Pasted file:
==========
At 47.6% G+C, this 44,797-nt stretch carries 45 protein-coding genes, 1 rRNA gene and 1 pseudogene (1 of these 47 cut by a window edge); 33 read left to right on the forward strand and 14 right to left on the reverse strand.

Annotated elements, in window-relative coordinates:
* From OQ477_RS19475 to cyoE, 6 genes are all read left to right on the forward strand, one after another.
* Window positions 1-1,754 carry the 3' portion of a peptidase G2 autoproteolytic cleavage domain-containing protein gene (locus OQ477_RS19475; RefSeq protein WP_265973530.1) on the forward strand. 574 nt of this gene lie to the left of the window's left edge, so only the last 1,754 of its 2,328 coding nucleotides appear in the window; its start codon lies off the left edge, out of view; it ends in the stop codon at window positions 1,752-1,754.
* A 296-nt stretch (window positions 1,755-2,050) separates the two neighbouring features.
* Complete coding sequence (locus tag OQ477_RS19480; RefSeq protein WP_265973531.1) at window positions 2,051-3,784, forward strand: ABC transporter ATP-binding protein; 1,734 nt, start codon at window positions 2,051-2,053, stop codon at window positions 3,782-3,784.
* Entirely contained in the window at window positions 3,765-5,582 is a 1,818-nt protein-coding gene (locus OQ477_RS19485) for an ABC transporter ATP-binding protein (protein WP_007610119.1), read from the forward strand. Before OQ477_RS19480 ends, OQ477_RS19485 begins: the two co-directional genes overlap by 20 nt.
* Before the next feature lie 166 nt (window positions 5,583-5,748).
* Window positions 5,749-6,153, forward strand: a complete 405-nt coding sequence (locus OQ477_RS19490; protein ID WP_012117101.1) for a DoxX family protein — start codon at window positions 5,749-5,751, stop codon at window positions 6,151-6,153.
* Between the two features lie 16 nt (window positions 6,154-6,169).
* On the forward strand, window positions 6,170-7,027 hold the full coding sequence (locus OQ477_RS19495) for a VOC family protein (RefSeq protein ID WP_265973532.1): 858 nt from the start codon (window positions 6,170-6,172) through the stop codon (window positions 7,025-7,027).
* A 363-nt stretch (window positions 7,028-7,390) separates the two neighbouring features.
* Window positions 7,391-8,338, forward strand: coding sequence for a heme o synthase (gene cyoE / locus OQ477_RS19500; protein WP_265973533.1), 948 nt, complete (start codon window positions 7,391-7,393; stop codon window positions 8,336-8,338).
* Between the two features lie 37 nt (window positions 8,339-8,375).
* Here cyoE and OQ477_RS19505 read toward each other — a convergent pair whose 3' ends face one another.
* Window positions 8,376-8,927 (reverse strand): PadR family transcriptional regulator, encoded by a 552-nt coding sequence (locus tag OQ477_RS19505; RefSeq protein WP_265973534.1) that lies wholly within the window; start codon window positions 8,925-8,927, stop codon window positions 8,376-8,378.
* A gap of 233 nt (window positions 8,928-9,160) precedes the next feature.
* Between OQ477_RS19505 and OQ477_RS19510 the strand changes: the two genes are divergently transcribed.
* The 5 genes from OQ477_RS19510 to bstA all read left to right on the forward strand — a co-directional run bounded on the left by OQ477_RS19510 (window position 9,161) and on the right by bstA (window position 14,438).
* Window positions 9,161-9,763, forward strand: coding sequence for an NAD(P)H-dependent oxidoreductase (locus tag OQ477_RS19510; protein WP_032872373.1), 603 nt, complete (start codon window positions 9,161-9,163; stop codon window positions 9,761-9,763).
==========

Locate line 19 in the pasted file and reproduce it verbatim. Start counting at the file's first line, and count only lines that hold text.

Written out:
* The 5 genes from OQ477_RS19510 to bstA all read left to right on the forward strand — a co-directional run bounded on the left by OQ477_RS19510 (window position 9,161) and on the right by bstA (window position 14,438).